This Is the Sustainable Crafting Hobby of the Summer

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There's nothing like an old T-shirt that has been perfectly worn in — and nothing is worse than when said tee begins to fall apart, forming holes and tearing until it's no longer wearable. Or worse, you simply get tired of the garment. There are fortunately many ways to repurpose old T-shirts, or you can find a textile waste donation center near you, but we've currently got our eyes on this T-shirt waste loom.


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In collaboration with artist Francesca Capone, creative Elise McMahon designed the loom for her studio LikeMindedObjects (aka LMO). The brand produces custom furniture, interiors, and accessories with an environmental and community focus. LMO aims to participate in respectful labor practices and reduce landfill waste though circular systems — greenwashing not included.

Priced at $200 — with 5% of all profits going to the Or Foundation's Secondhand Solidarity Fund, which helps those on the front lines of the fashion waste crisis in Ghana — the 27-by-27-by-3-inch T-shirt waste loom also comes with a how-to book and video.


Made of maple ply in a gloss-finish and poplar dowels, the loom can be recreated by makers (in fact, it's encouraged!), who can use the measurements provided in the DIY booklet to create more looms for their community. Wearable items, blankets, pillows, and upholstery fabric (check out these chairs!) are just a few of the pieces that can be made with the tool.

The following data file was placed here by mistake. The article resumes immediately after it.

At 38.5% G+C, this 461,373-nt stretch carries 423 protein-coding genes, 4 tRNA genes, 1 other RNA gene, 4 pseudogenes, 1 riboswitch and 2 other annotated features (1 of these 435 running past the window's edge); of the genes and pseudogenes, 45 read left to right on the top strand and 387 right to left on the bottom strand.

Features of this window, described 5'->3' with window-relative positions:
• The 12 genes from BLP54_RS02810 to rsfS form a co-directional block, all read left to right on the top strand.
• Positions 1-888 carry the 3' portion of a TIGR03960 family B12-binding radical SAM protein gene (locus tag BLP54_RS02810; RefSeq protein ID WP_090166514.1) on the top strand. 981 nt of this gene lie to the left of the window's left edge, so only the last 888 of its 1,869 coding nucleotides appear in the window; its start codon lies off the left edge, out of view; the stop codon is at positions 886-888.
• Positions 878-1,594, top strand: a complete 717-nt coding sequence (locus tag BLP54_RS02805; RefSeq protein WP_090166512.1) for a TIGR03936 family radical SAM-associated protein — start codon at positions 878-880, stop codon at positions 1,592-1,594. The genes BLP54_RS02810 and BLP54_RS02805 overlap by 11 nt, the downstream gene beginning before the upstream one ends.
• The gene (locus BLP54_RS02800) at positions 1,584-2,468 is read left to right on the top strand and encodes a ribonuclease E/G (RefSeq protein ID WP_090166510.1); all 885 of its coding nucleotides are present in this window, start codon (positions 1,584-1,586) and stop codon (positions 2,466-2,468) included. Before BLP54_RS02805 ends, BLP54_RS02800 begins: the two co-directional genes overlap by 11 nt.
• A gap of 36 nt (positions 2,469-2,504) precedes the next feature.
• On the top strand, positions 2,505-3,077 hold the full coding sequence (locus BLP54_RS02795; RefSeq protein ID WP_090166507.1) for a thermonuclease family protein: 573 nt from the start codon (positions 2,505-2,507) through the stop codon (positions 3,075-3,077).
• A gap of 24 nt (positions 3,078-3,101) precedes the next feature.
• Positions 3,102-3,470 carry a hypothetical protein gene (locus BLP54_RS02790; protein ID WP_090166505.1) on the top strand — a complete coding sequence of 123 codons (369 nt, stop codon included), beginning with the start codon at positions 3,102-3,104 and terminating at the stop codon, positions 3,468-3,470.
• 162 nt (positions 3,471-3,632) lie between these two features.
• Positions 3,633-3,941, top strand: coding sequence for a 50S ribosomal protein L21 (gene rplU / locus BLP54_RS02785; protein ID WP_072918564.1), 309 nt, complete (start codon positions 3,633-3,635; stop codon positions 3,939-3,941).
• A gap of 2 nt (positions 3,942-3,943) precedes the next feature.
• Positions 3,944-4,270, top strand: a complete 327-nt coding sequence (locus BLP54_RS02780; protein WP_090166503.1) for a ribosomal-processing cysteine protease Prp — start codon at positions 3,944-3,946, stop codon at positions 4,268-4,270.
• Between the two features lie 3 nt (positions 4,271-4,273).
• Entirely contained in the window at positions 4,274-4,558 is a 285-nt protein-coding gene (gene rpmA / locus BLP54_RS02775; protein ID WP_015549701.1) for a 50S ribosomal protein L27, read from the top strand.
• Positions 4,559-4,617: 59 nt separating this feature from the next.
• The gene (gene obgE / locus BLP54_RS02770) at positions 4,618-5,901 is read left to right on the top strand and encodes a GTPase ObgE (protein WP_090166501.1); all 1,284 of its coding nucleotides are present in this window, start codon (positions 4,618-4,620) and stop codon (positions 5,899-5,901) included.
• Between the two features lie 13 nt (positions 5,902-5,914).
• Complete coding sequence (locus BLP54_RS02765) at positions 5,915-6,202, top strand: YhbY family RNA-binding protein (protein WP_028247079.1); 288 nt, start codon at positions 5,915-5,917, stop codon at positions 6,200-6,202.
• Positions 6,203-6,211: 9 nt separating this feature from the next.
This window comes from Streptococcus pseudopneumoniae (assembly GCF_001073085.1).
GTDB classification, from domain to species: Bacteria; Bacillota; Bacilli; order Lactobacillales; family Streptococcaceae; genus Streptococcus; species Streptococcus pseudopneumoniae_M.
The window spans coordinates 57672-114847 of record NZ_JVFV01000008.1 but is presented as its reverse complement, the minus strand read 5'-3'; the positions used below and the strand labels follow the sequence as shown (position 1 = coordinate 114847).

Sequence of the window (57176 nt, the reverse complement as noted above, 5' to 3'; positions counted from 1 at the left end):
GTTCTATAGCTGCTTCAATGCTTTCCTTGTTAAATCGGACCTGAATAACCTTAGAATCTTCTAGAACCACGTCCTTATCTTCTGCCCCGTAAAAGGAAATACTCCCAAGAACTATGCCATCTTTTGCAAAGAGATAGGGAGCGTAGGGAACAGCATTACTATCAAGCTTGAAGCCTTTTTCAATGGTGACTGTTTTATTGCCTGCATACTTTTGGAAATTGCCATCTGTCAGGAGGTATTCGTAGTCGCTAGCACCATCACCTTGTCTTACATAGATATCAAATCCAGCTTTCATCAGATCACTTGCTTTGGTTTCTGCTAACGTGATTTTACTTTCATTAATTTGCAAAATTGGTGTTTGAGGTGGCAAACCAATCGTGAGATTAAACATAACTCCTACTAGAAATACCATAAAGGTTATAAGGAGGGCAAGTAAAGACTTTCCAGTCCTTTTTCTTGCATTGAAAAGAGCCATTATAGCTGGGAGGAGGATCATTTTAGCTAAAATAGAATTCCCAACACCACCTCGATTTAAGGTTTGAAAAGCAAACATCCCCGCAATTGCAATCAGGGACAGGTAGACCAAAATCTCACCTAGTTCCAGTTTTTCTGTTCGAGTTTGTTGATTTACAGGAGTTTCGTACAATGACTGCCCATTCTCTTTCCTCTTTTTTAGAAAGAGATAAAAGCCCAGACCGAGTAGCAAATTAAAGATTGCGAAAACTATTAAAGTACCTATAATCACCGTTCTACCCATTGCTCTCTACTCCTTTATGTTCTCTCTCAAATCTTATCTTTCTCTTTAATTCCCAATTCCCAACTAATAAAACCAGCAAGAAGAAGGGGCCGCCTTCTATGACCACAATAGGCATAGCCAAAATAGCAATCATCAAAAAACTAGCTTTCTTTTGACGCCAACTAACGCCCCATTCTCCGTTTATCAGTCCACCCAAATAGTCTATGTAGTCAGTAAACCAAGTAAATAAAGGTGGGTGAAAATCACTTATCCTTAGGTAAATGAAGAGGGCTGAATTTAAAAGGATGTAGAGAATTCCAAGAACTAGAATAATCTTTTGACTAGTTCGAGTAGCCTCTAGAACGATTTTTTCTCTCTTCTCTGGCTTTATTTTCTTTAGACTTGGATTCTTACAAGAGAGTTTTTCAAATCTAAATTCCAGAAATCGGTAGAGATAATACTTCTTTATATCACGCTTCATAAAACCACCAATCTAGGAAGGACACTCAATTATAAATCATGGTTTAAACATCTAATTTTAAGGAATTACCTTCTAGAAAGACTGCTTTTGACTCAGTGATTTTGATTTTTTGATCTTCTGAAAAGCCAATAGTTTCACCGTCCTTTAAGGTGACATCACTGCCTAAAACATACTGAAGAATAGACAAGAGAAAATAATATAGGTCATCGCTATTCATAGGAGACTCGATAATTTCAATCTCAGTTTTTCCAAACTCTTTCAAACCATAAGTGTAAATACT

The goal is to reduce the 15 million used garments that are thrown away — not donated or recycled like one might think — and imported to Ghana each week. This is just one example of countries like the U.S., U.K., and Australia dumping (literally) the burden of fast fashion onto developing nations.


Of course, it's important to note that this T-shirt waste loom succeeds a long line of global upcycling practices, which are often led by BIPOC communities. LMO references the practice of using thrown-out textiles to create doormats in places like Indonesia, the Philippines, Spain, and Morocco.

The T-shirt waste loom is also inspired by the potholder loom of the 1930s, which was created to use up sock factory waste, according to Little Looms. With a similar focus, McMahon and Capone want people in the United States to take responsibility for their waste produced as a result of overconsumption.


As of right now, the T-shirt waste loom is available for pre-order and takes about five weeks to ship. Once you start upcycling with your loom, you can share your creations via the #tshirtwasteweaving hashtag.


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